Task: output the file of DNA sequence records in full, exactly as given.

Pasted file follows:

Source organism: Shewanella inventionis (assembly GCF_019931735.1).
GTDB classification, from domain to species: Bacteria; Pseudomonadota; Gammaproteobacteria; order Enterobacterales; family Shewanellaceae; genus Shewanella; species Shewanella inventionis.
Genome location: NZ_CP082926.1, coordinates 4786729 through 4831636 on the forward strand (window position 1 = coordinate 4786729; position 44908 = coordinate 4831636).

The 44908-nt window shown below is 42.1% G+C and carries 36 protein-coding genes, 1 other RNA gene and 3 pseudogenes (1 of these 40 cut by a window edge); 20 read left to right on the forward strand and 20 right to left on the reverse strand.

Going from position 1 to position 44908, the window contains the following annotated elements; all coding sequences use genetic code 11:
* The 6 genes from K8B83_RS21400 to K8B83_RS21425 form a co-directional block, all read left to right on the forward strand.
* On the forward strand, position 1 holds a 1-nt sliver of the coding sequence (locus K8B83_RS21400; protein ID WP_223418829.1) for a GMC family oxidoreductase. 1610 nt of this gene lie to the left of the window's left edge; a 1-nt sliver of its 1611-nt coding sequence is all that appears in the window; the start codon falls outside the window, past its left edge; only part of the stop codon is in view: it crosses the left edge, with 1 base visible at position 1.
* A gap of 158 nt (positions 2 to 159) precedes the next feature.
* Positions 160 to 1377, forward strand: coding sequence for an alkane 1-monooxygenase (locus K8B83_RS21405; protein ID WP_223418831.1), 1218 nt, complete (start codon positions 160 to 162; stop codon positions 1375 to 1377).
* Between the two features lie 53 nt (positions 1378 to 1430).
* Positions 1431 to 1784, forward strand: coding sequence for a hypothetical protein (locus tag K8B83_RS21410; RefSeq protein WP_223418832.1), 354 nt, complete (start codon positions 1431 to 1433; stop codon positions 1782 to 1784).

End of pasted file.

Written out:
Source organism: Shewanella inventionis (assembly GCF_019931735.1).
GTDB classification, from domain to species: Bacteria; Pseudomonadota; Gammaproteobacteria; order Enterobacterales; family Shewanellaceae; genus Shewanella; species Shewanella inventionis.
Genome location: NZ_CP082926.1, coordinates 4786729 through 4831636 on the forward strand (window position 1 = coordinate 4786729; position 44908 = coordinate 4831636).

The 44908-nt window shown below is 42.1% G+C and carries 36 protein-coding genes, 1 other RNA gene and 3 pseudogenes (1 of these 40 cut by a window edge); 20 read left to right on the forward strand and 20 right to left on the reverse strand.

Going from position 1 to position 44908, the window contains the following annotated elements; all coding sequences use genetic code 11:
* The 6 genes from K8B83_RS21400 to K8B83_RS21425 form a co-directional block, all read left to right on the forward strand.
* On the forward strand, position 1 holds a 1-nt sliver of the coding sequence (locus K8B83_RS21400; protein ID WP_223418829.1) for a GMC family oxidoreductase. 1610 nt of this gene lie to the left of the window's left edge; a 1-nt sliver of its 1611-nt coding sequence is all that appears in the window; the start codon falls outside the window, past its left edge; only part of the stop codon is in view: it crosses the left edge, with 1 base visible at position 1.
* A gap of 158 nt (positions 2 to 159) precedes the next feature.
* Positions 160 to 1377, forward strand: coding sequence for an alkane 1-monooxygenase (locus K8B83_RS21405; protein ID WP_223418831.1), 1218 nt, complete (start codon positions 160 to 162; stop codon positions 1375 to 1377).
* Between the two features lie 53 nt (positions 1378 to 1430).
* Positions 1431 to 1784, forward strand: coding sequence for a hypothetical protein (locus tag K8B83_RS21410; RefSeq protein WP_223418832.1), 354 nt, complete (start codon positions 1431 to 1433; stop codon positions 1782 to 1784).